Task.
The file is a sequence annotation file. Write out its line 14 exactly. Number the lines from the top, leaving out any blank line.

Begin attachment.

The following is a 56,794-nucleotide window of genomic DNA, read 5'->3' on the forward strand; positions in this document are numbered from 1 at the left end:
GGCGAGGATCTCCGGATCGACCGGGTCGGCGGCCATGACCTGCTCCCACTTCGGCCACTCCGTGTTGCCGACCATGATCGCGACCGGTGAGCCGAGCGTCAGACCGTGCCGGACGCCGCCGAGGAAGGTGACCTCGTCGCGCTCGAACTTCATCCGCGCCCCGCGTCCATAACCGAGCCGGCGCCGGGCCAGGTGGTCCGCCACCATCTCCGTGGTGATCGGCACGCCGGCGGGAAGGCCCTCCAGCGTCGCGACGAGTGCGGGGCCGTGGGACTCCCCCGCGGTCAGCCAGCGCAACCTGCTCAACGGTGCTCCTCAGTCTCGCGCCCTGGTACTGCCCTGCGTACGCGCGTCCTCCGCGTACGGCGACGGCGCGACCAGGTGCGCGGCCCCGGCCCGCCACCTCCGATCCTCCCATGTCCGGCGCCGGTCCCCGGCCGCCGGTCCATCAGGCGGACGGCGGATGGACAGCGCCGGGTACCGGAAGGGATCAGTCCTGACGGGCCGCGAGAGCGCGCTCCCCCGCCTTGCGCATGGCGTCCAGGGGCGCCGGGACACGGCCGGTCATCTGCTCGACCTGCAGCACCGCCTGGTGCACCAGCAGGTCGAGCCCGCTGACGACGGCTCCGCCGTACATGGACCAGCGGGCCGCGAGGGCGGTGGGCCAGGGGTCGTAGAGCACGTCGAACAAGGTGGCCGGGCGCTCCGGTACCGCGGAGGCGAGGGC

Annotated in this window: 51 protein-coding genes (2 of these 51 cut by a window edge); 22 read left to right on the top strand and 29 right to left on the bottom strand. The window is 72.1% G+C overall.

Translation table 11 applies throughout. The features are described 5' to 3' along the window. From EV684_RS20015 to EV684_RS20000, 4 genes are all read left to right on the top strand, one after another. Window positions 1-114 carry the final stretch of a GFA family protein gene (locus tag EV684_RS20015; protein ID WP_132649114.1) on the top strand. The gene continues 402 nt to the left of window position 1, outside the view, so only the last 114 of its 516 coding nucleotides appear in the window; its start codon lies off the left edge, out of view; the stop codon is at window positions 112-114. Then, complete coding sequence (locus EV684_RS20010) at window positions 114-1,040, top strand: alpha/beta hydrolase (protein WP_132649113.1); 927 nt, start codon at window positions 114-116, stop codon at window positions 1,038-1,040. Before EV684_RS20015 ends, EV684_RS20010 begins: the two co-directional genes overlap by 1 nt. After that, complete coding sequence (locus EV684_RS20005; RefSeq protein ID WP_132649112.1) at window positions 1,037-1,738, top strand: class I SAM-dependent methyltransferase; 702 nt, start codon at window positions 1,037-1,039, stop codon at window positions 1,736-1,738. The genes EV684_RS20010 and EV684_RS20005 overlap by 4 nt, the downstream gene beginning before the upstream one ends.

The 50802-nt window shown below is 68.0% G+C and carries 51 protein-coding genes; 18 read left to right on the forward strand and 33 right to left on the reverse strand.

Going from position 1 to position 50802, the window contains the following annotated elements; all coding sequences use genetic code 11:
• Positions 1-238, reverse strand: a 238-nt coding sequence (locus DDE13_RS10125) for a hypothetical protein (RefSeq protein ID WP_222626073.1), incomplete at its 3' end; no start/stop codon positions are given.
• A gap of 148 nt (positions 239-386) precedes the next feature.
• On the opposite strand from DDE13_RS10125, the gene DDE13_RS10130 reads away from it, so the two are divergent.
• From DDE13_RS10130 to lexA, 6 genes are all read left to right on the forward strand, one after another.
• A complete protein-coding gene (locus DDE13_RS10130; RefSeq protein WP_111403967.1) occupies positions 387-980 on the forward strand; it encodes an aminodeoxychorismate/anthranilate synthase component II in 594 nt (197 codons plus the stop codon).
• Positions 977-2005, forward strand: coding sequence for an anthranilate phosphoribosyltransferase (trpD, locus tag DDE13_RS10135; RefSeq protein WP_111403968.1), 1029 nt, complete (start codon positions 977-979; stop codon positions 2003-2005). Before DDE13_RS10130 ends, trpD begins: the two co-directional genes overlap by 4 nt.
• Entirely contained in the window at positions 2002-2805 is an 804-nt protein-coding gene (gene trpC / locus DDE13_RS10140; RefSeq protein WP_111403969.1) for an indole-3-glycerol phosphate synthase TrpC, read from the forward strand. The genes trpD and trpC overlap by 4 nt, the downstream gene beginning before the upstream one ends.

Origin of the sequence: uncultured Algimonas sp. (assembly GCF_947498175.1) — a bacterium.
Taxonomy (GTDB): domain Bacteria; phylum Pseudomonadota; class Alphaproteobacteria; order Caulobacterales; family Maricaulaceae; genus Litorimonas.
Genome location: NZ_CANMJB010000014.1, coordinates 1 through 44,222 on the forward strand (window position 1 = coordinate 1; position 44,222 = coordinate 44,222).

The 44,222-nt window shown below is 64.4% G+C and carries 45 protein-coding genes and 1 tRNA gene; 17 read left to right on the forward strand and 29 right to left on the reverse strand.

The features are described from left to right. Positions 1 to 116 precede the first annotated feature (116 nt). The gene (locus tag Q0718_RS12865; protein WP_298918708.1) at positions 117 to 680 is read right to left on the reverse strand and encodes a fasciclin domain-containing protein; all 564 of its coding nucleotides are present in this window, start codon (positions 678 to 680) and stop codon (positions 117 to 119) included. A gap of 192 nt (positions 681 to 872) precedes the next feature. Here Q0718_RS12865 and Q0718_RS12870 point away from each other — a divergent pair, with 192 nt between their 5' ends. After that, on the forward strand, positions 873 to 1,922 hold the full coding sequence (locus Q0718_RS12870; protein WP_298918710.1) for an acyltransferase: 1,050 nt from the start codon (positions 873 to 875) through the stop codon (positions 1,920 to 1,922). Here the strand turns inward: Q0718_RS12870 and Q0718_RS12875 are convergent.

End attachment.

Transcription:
Origin of the sequence: uncultured Algimonas sp. (assembly GCF_947498175.1) — a bacterium.